4 Homebuying Mistakes NEW Canadians Make

April 24, 2013 | Posted by: Mike Garganis

Avoiding common homebuying mistakes can make your transition to Canada that much easier


When Charles Waterman was finally able to purchase his first home in Canada, he was thrilled. “It was a feeling of accomplishment and satisfaction,” says the native Barbadian. “It gave me a sense of pride to live among other homeowners in Toronto.”

Now a real estate agent with Royal LePage, Waterman helps other new Canadians become homeowners. In his line of work, he’s seen immigrants make the same errors as they search for their first property. Here’s his advice on how to avoid common mistakes new Canadians make when entering the real estate market.


Relying on outdated information?

It’s a great idea to ask friends and family living in Canada for advice on the homebuying process, but keep in mind their knowledge may be out of date. “Many new Canadians rely on information from friends and family that have lived here a long time, not current information,” says Waterman. “Several years ago, new immigrants had to put down 35 per cent on a home, but today mortgage insurance allows new Canadians to put down as little as 5 per cent.

Familiarize yourself with current mortgage regulations by contacting a local mortgage professional before starting your home search. Citizenship and Immigration Canada’s website is also a good source of up-to-date information for new homebuyers.


Overlooking benefits to new Canadian homebuyers

There are several assistance programs available to new Canadian homebuyers. For example, the federal Home Buyers’ Plan allows first-timers to withdraw up to $25,000 per year from a Registered Retirement Savings Plan (RRSP) to put towards the purchase of a home. “A new Canadian homebuyer can deposit funds into an RRSP for 90 days before buying a home and receive a tax benefit,” Waterman says.

Newcomers may also be also eligible for the First-Time Home Buyer’s Tax Credit, as well as other assistance programs that make buying a home more accessible.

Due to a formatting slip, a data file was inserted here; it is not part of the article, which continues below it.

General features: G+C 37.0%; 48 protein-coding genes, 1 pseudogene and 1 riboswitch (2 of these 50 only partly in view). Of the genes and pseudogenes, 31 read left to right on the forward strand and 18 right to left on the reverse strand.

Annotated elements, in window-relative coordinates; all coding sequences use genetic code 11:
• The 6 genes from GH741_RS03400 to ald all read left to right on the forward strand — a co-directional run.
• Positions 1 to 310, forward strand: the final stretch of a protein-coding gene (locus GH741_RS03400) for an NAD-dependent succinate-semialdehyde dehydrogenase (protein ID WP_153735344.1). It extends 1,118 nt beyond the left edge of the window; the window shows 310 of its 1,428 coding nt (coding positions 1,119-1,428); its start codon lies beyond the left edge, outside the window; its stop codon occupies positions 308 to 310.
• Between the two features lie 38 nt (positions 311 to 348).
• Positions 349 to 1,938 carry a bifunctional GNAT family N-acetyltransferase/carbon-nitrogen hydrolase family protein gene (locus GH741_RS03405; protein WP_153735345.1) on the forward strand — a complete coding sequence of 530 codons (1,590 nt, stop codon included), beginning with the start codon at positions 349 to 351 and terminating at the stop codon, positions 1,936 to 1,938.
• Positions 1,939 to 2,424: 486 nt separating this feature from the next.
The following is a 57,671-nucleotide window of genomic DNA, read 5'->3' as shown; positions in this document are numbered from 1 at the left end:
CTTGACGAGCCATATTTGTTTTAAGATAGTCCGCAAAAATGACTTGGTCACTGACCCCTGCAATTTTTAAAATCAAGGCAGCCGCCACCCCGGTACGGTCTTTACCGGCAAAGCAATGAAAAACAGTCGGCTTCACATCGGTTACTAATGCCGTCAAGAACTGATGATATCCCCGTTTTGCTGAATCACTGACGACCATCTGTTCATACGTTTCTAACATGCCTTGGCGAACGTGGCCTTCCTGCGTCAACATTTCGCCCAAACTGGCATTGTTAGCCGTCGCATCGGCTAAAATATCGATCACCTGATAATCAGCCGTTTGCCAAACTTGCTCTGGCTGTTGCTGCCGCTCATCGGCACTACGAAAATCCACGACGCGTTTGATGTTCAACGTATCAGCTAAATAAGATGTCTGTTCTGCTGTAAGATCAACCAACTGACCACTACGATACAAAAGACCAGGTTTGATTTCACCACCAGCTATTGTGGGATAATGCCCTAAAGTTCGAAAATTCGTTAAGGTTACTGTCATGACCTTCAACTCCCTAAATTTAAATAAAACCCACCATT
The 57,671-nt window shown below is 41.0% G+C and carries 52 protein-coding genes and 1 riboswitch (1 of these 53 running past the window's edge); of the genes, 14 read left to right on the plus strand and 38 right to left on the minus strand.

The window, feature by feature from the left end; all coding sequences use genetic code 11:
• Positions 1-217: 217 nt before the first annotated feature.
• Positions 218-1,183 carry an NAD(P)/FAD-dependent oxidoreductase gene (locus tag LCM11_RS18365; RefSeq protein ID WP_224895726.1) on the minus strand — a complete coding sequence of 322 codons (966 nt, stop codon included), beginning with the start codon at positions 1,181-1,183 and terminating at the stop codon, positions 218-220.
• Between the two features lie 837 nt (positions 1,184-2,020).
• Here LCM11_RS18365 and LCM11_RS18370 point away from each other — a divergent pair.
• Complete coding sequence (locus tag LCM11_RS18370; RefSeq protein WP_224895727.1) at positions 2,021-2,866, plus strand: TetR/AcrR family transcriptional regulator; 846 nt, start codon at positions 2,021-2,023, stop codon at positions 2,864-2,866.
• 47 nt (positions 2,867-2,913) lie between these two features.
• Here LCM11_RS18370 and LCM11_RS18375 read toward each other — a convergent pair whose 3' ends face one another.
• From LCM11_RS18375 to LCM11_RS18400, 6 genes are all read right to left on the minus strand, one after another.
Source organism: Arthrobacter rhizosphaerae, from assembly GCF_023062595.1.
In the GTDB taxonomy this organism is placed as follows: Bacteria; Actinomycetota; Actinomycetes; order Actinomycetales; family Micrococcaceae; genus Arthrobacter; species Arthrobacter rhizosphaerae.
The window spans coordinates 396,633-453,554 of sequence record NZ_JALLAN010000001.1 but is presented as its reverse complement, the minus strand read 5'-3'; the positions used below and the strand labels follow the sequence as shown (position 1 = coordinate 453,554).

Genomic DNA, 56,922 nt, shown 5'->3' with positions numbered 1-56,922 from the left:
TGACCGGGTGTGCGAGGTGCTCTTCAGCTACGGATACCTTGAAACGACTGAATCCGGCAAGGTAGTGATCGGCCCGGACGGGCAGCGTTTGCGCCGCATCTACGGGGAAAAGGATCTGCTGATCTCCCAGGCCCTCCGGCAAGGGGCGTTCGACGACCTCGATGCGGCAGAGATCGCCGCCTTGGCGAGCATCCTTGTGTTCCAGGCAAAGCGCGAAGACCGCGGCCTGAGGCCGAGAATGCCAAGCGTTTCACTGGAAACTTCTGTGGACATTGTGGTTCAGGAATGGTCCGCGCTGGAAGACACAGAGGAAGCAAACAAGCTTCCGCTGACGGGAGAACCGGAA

Thinking it’s too hard to build credit history

“You can find a house you love and even if you have the money to put towards a down payment, you need to have established credit in Canada in order to qualify for a mortgage,” says Waterman. Some financial institutions don’t acknowledge international credit reports, which can make it difficult for newcomers to secure a Canadian credit card when they arrive. However, there are steps you can take to build your credit history in Canada. Demonstrate your financial reliability by opening a Canadian bank account and using it regularly. Paying down department store credit cards, car leases and other small loans also help show lenders that you’re able to make consistent payments.


Assuming a Canadian mortgage is out of reach

“New immigrants may believe that they’re unable to get a mortgage at all because they haven’t worked long enough in Canada,” Waterman says. But that’s not always the case. According to research conducted by Genworth Canada, more than half of new immigrants polled had successfully purchased a home within three years of arriving in Canada. If you have proof of a steady job, you moved because of a job transfer, or you’re working in the same field as you did in your home country, you may be eligible for a mortgage sooner than you think. 


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Mike Garganis



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